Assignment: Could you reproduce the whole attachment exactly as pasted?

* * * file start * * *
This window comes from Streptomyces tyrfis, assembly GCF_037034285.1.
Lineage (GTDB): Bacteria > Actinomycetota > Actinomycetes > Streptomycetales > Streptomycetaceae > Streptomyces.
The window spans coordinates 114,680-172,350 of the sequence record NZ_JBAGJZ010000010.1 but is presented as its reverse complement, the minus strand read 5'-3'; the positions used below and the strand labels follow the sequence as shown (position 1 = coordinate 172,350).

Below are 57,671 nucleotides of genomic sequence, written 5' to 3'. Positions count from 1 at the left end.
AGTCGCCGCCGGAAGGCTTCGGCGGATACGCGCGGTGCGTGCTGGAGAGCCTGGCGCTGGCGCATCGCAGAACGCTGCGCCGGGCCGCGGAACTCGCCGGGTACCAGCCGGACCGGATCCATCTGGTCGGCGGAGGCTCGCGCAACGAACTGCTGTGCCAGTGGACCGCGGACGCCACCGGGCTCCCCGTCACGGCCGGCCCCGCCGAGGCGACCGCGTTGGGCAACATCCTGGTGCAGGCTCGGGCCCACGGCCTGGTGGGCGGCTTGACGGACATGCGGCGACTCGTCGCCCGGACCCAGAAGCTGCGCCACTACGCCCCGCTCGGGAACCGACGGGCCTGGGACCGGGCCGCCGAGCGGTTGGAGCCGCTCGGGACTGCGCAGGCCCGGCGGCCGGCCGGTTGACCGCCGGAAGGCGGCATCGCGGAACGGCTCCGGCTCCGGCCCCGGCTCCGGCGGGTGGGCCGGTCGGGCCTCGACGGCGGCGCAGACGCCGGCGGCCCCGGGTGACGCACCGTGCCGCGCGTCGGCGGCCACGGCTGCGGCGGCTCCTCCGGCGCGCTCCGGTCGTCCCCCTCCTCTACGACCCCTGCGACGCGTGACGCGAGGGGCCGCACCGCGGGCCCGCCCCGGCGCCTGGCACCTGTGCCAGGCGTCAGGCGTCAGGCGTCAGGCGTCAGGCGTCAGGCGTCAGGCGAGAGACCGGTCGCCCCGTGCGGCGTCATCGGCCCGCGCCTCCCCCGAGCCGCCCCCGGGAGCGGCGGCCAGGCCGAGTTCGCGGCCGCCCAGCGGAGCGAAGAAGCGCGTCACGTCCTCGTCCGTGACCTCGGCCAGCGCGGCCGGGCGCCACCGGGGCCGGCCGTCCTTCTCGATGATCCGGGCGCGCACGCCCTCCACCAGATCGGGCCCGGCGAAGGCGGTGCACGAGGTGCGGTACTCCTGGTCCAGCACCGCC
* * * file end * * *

This window comes from Streptomyces tyrfis, assembly GCF_037034285.1.
Lineage (GTDB): Bacteria > Actinomycetota > Actinomycetes > Streptomycetales > Streptomycetaceae > Streptomyces.
The window spans coordinates 114,680-172,350 of the sequence record NZ_JBAGJZ010000010.1 but is presented as its reverse complement, the minus strand read 5'-3'; the positions used below and the strand labels follow the sequence as shown (position 1 = coordinate 172,350).

Below are 57,671 nucleotides of genomic sequence, written 5' to 3'. Positions count from 1 at the left end.
AGTCGCCGCCGGAAGGCTTCGGCGGATACGCGCGGTGCGTGCTGGAGAGCCTGGCGCTGGCGCATCGCAGAACGCTGCGCCGGGCCGCGGAACTCGCCGGGTACCAGCCGGACCGGATCCATCTGGTCGGCGGAGGCTCGCGCAACGAACTGCTGTGCCAGTGGACCGCGGACGCCACCGGGCTCCCCGTCACGGCCGGCCCCGCCGAGGCGACCGCGTTGGGCAACATCCTGGTGCAGGCTCGGGCCCACGGCCTGGTGGGCGGCTTGACGGACATGCGGCGACTCGTCGCCCGGACCCAGAAGCTGCGCCACTACGCCCCGCTCGGGAACCGACGGGCCTGGGACCGGGCCGCCGAGCGGTTGGAGCCGCTCGGGACTGCGCAGGCCCGGCGGCCGGCCGGTTGACCGCCGGAAGGCGGCATCGCGGAACGGCTCCGGCTCCGGCCCCGGCTCCGGCGGGTGGGCCGGTCGGGCCTCGACGGCGGCGCAGACGCCGGCGGCCCCGGGTGACGCACCGTGCCGCGCGTCGGCGGCCACGGCTGCGGCGGCTCCTCCGGCGCGCTCCGGTCGTCCCCCTCCTCTACGACCCCTGCGACGCGTGACGCGAGGGGCCGCACCGCGGGCCCGCCCCGGCGCCTGGCACCTGTGCCAGGCGTCAGGCGTCAGGCGTCAGGCGTCAGGCGTCAGGCGTCAGGCGAGAGACCGGTCGCCCCGTGCGGCGTCATCGGCCCGCGCCTCCCCCGAGCCGCCCCCGGGAGCGGCGGCCAGGCCGAGTTCGCGGCCGCCCAGCGGAGCGAAGAAGCGCGTCACGTCCTCGTCCGTGACCTCGGCCAGCGCGGCCGGGCGCCACCGGGGCCGGCCGTCCTTCTCGATGATCCGGGCGCGCACGCCCTCCACCAGATCGGGCCCGGCGAAGGCGGTGCACGAGGTGCGGTACTCCTGGTCCAGCACCGCC